• Are the data and the methods presented in such a way that they can be reproduced?
• Are the experiments adequately replicated and statistical analysis adequate?
• Specific experimental issues that are easily addressable.
• Are prior studies referenced appropriately?
• Are the text and figures clear and accurate?
• Do you have suggestions that would help the authors improve the presentation of their data and conclusions?
• Describe the nature and significance of the advance (e.g. conceptual, technical, clinical) for the field.
• Place the work in the context of the existing literature (provide references, where appropriate).
• State what audience might be interested in and influenced by the reported findings.
• Define your field of expertise with a few keywords to help the authors contextualize your point of view. Indicate if there are any parts of the paper that you do not have sufficient expertise to evaluate.
Deep Science referee reports do not include ‘confidential comments to the editors’. In case of potential ethical breaches or data integrity issues, please contact the editors directly.
By default, the identity of the referees will not be communicated to the authors, unless a reviewer explicitly decides to sign their report, which they are welcome to do.
All referees must agree to disclose their names to any affiliate journals and to have their comments posted on a preprint server and/or as part of the transparent review process at a Deep Science affiliated journal. Referee names will only be posted if a referee elects to sign their reports.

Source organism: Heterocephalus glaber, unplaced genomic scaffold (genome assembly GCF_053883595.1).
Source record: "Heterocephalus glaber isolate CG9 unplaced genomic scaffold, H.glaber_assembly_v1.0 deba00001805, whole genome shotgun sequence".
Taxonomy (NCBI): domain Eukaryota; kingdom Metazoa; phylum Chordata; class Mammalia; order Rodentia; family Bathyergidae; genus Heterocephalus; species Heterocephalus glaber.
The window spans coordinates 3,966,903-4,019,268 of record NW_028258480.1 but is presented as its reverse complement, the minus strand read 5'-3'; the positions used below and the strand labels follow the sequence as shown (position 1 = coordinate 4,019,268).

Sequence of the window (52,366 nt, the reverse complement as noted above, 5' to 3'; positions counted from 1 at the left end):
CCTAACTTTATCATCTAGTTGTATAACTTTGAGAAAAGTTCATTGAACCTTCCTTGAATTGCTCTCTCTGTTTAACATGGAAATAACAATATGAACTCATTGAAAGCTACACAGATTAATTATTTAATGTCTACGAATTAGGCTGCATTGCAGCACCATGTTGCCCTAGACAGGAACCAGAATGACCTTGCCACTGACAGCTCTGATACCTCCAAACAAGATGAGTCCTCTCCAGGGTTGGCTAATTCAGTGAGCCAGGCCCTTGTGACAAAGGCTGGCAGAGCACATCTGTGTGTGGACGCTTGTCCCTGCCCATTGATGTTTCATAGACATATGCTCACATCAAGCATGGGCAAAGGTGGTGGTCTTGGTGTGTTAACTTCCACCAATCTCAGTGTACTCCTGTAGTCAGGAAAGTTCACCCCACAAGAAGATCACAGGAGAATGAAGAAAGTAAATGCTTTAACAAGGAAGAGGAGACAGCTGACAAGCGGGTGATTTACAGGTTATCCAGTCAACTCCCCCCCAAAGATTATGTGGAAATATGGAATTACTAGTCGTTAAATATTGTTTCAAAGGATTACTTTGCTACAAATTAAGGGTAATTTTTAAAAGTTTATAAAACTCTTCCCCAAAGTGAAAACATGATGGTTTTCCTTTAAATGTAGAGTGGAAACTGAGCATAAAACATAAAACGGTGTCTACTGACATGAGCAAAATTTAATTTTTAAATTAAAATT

Deep Science will avoid inviting referees who have recent or ongoing collaborations with the authors, are or will be engaged in similar research, have commented on drafts of the manuscript, are in direct competition, work in the same department or institution, have a personal relationship, have a history of dispute with the authors, or have a financial or personal interest in the outcome. Because it is not possible for the editors to know of all possible biases, however, we ask referees to draw our attention to anything that might affect their report, including commercial interests, and to decline to referee in cases where they feel unable to be objective and impartial. Previous review of a version of the submitted study elsewhere does not a priori exclude re-review by the same referees, unless they feel predisposed against the work.
Referees should maintain strict confidentiality on all aspects of the review process and keep the following guidelines in mind:
Manuscripts reviewed for Deep Science that are not yet publicly available as preprint should not be discussed with anyone not directly involved in the review process. If experts from outside the referee's own laboratory are consulted, referees should check with the editors beforehand to avoid involving anyone who may have been excluded by the editor.
In spite of our best efforts to identify breaches of publication policy or ethical conduct, such as plagiarism or author conflict of interest, the referees who are more familiar with the field are more likely to recognize such problems and should alert the editors to any potential problems in this regard. If preferred, this can be done outside the formal peer review form.
Deep Science reserves the right to reject manuscripts at any point if ethical, biosecurity, or scientific integrity issues arise.